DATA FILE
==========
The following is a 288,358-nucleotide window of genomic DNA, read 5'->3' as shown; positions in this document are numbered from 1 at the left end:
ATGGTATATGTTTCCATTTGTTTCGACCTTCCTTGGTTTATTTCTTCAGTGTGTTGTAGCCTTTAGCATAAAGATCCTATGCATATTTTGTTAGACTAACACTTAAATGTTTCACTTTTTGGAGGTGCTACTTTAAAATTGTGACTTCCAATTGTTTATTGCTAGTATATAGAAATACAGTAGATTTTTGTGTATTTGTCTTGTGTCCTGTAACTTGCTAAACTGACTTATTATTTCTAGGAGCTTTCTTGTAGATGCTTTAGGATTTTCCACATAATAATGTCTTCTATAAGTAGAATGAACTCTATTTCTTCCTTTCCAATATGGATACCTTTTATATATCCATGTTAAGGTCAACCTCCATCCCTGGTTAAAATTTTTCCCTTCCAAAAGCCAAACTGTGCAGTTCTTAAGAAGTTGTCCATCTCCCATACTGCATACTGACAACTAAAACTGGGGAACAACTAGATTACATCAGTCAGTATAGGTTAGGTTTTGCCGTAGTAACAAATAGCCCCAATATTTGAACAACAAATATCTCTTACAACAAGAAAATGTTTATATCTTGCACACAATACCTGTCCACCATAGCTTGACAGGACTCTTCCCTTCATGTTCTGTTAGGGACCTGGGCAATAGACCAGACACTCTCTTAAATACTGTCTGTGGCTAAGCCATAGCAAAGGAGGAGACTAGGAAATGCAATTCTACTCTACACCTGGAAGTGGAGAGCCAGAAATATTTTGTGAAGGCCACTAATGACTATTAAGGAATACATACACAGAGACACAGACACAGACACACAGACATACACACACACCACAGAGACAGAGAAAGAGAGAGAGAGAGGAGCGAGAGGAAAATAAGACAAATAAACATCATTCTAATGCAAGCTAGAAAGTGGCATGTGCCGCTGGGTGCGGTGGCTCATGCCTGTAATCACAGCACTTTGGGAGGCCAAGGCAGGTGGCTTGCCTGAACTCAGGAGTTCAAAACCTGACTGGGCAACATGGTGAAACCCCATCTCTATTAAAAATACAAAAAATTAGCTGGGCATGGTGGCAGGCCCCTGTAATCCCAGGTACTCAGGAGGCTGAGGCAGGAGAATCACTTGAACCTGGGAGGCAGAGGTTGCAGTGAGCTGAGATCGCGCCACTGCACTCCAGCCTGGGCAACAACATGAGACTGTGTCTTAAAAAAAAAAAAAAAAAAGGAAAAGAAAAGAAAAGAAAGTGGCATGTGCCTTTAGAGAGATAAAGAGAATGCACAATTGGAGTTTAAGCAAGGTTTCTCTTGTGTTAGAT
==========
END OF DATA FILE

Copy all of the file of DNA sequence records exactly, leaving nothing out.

The following is a 288,358-nucleotide window of genomic DNA, read 5'->3' as shown; positions in this document are numbered from 1 at the left end:
ATGGTATATGTTTCCATTTGTTTCGACCTTCCTTGGTTTATTTCTTCAGTGTGTTGTAGCCTTTAGCATAAAGATCCTATGCATATTTTGTTAGACTAACACTTAAATGTTTCACTTTTTGGAGGTGCTACTTTAAAATTGTGACTTCCAATTGTTTATTGCTAGTATATAGAAATACAGTAGATTTTTGTGTATTTGTCTTGTGTCCTGTAACTTGCTAAACTGACTTATTATTTCTAGGAGCTTTCTTGTAGATGCTTTAGGATTTTCCACATAATAATGTCTTCTATAAGTAGAATGAACTCTATTTCTTCCTTTCCAATATGGATACCTTTTATATATCCATGTTAAGGTCAACCTCCATCCCTGGTTAAAATTTTTCCCTTCCAAAAGCCAAACTGTGCAGTTCTTAAGAAGTTGTCCATCTCCCATACTGCATACTGACAACTAAAACTGGGGAACAACTAGATTACATCAGTCAGTATAGGTTAGGTTTTGCCGTAGTAACAAATAGCCCCAATATTTGAACAACAAATATCTCTTACAACAAGAAAATGTTTATATCTTGCACACAATACCTGTCCACCATAGCTTGACAGGACTCTTCCCTTCATGTTCTGTTAGGGACCTGGGCAATAGACCAGACACTCTCTTAAATACTGTCTGTGGCTAAGCCATAGCAAAGGAGGAGACTAGGAAATGCAATTCTACTCTACACCTGGAAGTGGAGAGCCAGAAATATTTTGTGAAGGCCACTAATGACTATTAAGGAATACATACACAGAGACACAGACACAGACACACAGACATACACACACACCACAGAGACAGAGAAAGAGAGAGAGAGAGGAGCGAGAGGAAAATAAGACAAATAAACATCATTCTAATGCAAGCTAGAAAGTGGCATGTGCCGCTGGGTGCGGTGGCTCATGCCTGTAATCACAGCACTTTGGGAGGCCAAGGCAGGTGGCTTGCCTGAACTCAGGAGTTCAAAACCTGACTGGGCAACATGGTGAAACCCCATCTCTATTAAAAATACAAAAAATTAGCTGGGCATGGTGGCAGGCCCCTGTAATCCCAGGTACTCAGGAGGCTGAGGCAGGAGAATCACTTGAACCTGGGAGGCAGAGGTTGCAGTGAGCTGAGATCGCGCCACTGCACTCCAGCCTGGGCAACAACATGAGACTGTGTCTTAAAAAAAAAAAAAAAAAAGGAAAAGAAAAGAAAAGAAAGTGGCATGTGCCTTTAGAGAGATAAAGAGAATGCACAATTGGAGTTTAAGCAAGGTTTCTCTTGTGTTAGAT